Во время своих путешествий Гакстгаузен заметил, что во всех местностях Германии, где жили в древности славяне-венды, коренятся «какие-то загадочные отношения, не вытекающие из основ чисто-германской народной жизни» — «Ueber den Ursprung und die Grundlagen der Verfassung in den ehemals slavischen Ländern Deutschlands im allgemeinen und des Herzogtums Pommern im besonderen» (Берлин, 1842). Для уяснения этих загадочных (общинных) отношений он счел необходимым лично изучить Россию — именно как «колыбель славянского племени».
Что касается общинной формы землевладения, то фон Гакстгаузен безусловно является её сторонником. По его мнению, именно община должна является главным фактором, сдерживающим рост пролетариата. Кроме того, писатель считал, что Россия не была готова к вольнонаёмному труду и выступал за постепенную отмену крепостного права.
Herzen’s name became taboo for Western socialists.
When Herzen advanced the idea of a Pan-Slavic revolutionary invasion of Europe and the destruction of European civilization, Marx and Engels were furious. On February 13, 1855, Marx wrote to Engels: “at no time and in no place do I wish to appear alongside Herzen, not being of the view that Old Europe should be rejuvenated with Russian blood."70 They realized that Russia must be rejected en bloc, both autocratic and revolutionary 'Russia, since the very scale of Russia, its very size, inspired Russian socialists to be overambitious. Marx and Engels maintained a deep hatred for Herzen all their lives, refusing to regard him as a revolutionary. They called him a Pan-Slavist and a landlord, which was basically true although not the entire truth. Marx even managed to immortalize his distaste of Herzen in a footnote of Das Kapital:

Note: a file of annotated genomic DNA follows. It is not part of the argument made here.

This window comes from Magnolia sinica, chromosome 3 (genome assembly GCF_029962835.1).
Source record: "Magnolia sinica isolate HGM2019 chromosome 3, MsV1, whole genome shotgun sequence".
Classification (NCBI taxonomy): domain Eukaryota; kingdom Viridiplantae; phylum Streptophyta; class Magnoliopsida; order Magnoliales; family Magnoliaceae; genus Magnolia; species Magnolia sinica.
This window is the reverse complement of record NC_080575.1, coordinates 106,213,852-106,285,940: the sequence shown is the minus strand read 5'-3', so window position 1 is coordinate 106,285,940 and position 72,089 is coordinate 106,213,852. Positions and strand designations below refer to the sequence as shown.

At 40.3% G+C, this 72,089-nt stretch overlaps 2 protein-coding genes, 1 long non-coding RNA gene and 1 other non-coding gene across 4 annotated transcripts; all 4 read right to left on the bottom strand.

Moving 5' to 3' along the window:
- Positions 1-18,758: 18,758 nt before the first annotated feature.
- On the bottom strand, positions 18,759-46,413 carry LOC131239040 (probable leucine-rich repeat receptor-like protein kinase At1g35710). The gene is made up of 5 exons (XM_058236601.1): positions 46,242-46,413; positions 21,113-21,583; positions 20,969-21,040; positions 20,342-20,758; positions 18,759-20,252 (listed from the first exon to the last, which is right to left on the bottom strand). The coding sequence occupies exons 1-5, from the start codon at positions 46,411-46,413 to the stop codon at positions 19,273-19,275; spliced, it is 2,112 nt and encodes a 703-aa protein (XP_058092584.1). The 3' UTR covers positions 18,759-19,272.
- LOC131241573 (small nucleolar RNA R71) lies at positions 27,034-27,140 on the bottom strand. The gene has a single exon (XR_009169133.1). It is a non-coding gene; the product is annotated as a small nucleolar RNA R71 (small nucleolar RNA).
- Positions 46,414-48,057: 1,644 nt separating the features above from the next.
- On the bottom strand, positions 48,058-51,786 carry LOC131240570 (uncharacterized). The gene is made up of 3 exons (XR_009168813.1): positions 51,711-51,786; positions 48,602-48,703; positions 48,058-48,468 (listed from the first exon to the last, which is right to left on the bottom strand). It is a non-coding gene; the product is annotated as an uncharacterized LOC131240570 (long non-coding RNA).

Арестован в 1848
Письмо к царю
The struggle started when Bakunin appealed to German Slavs in 1848 to destroy the Austrian empire.
The conflict between Marx and Engels on the one hand and Bakunin on the other is very often interpreted as the ideological confrontation between anarchism and Marxism, but it was only a rationalization of a greater conflict between German and Russian socialism, which were incompatible from a geopolitical viewpoint Herzen started this conflict; Bakunin only followed him.
Bakunin was opposed to the so-called working aristocracy, since according to him, well-to-do workers are not revolutionaries. Only lumpen and peasants are genuine revolutionary material, and brigands are also an extremely important revolutionary force.
Professor Mikhail Pogodin (1800-1875), the chief Russian Pan-Slavist of the time, could in 1855-1856 persuade the Russian government that the Slavs were Russia’s only reliable allies in Europe.97 That was wishful thinking, and it cost Russia a great deal.
the populists absorbed Herzen’s idea of the Russian rural commune, the obshchina, as primitive Slav communism and a means of bypassing capitalism. Contrary to Herzen and Bakunin, however, Russian populists were internally oriented and did not long for Russian revolutionary expansion. Some of them practiced political terror.
Nikolai Tchernyshevsky (1828-1889) and to some extent Petr Lavrov (1823-1900).
the mainstream of Russian populism was later transformed into the so-called Social Revolutionary (SR) party,